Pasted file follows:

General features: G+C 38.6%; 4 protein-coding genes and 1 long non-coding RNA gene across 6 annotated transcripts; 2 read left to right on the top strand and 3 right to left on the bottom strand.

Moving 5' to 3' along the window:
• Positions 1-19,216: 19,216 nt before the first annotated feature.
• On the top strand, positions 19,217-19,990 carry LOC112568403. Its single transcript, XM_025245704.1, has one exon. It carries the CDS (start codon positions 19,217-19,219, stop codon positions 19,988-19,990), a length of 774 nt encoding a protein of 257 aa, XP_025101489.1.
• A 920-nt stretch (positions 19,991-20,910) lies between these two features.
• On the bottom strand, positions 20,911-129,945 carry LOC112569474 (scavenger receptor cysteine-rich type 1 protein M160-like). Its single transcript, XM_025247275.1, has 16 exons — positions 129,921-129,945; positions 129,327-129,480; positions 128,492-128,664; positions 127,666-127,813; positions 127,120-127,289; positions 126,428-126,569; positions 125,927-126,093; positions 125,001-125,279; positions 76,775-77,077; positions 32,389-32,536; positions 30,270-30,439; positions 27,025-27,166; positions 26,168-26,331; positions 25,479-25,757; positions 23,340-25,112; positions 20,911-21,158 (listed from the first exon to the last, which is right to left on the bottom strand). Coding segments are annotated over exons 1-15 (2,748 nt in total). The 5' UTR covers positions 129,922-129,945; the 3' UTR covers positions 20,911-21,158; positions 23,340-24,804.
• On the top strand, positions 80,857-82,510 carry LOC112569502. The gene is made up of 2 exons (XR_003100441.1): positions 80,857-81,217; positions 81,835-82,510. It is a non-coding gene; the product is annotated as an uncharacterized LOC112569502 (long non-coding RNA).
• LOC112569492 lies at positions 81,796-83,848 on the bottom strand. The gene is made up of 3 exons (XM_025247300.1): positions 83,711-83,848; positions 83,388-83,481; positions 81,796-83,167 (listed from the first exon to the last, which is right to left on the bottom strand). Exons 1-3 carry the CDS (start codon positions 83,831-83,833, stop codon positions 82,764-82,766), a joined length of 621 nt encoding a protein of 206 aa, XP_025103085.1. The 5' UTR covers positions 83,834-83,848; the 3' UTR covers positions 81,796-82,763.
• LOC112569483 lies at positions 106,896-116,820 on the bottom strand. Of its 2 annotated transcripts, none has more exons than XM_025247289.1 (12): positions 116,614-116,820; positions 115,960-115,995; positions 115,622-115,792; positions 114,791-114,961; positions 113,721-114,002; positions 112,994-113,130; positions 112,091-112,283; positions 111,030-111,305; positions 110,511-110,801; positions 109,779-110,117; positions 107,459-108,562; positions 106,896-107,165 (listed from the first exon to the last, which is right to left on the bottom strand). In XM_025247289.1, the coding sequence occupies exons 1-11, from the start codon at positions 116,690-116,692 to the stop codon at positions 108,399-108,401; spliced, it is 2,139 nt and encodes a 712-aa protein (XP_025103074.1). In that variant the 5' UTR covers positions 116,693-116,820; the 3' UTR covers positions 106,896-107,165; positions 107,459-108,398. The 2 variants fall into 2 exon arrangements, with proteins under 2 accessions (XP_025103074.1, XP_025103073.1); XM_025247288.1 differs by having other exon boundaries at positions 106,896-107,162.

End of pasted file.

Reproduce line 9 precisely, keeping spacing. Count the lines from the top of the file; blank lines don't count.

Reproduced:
• LOC112569483 lies at positions 106,896-116,820 on the bottom strand. Of its 2 annotated transcripts, none has more exons than XM_025247289.1 (12): positions 116,614-116,820; positions 115,960-115,995; positions 115,622-115,792; positions 114,791-114,961; positions 113,721-114,002; positions 112,994-113,130; positions 112,091-112,283; positions 111,030-111,305; positions 110,511-110,801; positions 109,779-110,117; positions 107,459-108,562; positions 106,896-107,165 (listed from the first exon to the last, which is right to left on the bottom strand). In XM_025247289.1, the coding sequence occupies exons 1-11, from the start codon at positions 116,690-116,692 to the stop codon at positions 108,399-108,401; spliced, it is 2,139 nt and encodes a 712-aa protein (XP_025103074.1). In that variant the 5' UTR covers positions 116,693-116,820; the 3' UTR covers positions 106,896-107,165; positions 107,459-108,398. The 2 variants fall into 2 exon arrangements, with proteins under 2 accessions (XP_025103074.1, XP_025103073.1); XM_025247288.1 differs by having other exon boundaries at positions 106,896-107,162.